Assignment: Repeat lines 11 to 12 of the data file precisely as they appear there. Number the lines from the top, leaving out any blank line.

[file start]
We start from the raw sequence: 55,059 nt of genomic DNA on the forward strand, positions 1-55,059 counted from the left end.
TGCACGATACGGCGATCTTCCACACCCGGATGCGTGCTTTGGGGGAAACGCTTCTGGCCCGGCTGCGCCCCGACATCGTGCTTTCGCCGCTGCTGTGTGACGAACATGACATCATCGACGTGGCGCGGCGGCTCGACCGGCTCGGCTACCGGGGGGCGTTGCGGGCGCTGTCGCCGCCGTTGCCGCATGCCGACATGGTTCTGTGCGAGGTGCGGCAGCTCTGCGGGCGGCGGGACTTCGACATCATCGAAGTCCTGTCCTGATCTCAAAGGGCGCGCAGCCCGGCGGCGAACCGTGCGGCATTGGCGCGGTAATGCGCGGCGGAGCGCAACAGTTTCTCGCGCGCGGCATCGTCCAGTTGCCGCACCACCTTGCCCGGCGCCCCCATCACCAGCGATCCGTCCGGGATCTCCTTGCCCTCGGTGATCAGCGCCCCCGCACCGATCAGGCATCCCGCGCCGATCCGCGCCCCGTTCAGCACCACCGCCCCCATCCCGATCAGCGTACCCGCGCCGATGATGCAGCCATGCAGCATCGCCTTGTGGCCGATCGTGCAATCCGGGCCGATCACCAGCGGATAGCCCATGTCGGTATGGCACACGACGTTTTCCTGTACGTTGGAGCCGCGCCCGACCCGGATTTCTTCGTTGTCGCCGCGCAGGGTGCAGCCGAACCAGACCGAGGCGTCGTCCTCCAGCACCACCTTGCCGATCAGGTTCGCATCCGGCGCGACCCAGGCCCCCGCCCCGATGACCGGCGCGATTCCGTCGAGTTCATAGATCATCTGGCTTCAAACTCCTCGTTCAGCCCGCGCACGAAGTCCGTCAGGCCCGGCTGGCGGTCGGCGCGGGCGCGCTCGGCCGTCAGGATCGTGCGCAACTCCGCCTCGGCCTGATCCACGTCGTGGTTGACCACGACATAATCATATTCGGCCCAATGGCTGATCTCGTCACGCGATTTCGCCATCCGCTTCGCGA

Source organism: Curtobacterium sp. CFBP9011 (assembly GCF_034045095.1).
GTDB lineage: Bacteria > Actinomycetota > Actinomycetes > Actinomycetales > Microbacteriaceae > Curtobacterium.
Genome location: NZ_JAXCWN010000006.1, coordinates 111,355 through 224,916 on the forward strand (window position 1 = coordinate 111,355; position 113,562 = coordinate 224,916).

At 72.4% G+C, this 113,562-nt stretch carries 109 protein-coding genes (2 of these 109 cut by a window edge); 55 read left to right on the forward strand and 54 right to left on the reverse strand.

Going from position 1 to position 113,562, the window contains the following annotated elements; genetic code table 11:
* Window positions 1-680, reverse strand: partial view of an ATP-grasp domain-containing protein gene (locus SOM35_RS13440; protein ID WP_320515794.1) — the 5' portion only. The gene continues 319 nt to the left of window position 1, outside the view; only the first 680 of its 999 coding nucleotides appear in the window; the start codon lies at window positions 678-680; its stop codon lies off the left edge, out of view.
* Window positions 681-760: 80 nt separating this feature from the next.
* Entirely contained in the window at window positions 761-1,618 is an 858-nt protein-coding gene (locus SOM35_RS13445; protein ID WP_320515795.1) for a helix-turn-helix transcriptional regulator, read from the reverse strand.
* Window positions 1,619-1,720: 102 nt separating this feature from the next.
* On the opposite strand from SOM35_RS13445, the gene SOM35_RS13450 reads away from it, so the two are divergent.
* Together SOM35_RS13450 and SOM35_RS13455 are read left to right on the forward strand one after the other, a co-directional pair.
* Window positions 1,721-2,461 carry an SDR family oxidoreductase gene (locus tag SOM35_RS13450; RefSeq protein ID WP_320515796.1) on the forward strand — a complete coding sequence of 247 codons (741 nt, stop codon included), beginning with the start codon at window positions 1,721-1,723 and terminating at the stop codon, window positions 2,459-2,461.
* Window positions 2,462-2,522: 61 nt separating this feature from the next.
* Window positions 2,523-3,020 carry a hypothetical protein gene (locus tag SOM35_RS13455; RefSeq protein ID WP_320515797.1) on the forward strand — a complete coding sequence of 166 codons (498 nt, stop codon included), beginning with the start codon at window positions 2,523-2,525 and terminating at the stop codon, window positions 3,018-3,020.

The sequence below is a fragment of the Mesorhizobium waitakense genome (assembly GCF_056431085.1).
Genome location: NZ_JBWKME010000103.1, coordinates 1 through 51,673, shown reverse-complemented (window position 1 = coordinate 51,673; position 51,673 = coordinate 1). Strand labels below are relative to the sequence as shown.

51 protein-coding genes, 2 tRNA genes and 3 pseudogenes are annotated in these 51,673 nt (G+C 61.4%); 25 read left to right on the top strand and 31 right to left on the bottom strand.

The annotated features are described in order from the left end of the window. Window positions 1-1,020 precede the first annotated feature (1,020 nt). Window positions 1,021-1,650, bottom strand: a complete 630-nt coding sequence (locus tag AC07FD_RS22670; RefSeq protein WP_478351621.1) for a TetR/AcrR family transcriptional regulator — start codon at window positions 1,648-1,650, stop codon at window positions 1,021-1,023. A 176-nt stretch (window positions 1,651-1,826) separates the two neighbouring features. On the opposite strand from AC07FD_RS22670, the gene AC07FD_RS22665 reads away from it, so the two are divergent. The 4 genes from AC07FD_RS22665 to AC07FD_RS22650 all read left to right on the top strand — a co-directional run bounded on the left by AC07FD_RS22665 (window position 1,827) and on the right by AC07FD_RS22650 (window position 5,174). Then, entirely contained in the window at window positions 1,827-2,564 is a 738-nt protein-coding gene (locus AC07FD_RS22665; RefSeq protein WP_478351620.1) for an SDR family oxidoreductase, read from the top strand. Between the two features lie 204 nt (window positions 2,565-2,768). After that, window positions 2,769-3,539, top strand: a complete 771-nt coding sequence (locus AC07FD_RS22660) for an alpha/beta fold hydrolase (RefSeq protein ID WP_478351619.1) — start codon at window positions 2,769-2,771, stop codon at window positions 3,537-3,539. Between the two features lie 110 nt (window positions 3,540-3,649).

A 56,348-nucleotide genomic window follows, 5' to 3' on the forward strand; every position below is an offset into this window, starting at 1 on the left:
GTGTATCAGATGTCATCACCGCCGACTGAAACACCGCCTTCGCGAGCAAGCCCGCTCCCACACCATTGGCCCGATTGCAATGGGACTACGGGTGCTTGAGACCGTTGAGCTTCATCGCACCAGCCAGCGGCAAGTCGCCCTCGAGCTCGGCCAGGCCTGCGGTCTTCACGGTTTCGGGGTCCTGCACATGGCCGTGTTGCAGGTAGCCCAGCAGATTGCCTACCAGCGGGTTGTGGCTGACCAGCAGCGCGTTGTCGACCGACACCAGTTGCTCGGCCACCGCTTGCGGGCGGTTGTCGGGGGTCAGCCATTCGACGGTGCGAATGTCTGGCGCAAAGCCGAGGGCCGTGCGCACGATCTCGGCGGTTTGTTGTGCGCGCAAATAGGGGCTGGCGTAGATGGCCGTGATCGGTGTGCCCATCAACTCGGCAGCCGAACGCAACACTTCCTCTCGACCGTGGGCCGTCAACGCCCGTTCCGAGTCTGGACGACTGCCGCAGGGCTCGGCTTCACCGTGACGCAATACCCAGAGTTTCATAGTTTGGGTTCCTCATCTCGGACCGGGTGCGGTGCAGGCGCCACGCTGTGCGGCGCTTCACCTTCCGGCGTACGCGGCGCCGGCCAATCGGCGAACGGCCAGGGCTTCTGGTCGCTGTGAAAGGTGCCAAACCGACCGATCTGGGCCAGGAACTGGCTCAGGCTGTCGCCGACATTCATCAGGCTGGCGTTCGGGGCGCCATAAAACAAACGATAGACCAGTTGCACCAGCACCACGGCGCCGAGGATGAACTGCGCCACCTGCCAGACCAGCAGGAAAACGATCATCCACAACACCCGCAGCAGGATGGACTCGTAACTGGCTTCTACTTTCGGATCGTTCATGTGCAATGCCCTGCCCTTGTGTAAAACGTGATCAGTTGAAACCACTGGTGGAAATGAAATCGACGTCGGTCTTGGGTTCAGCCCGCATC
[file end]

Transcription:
* Window positions 1,619-1,720: 102 nt separating this feature from the next.
* On the opposite strand from SOM35_RS13445, the gene SOM35_RS13450 reads away from it, so the two are divergent.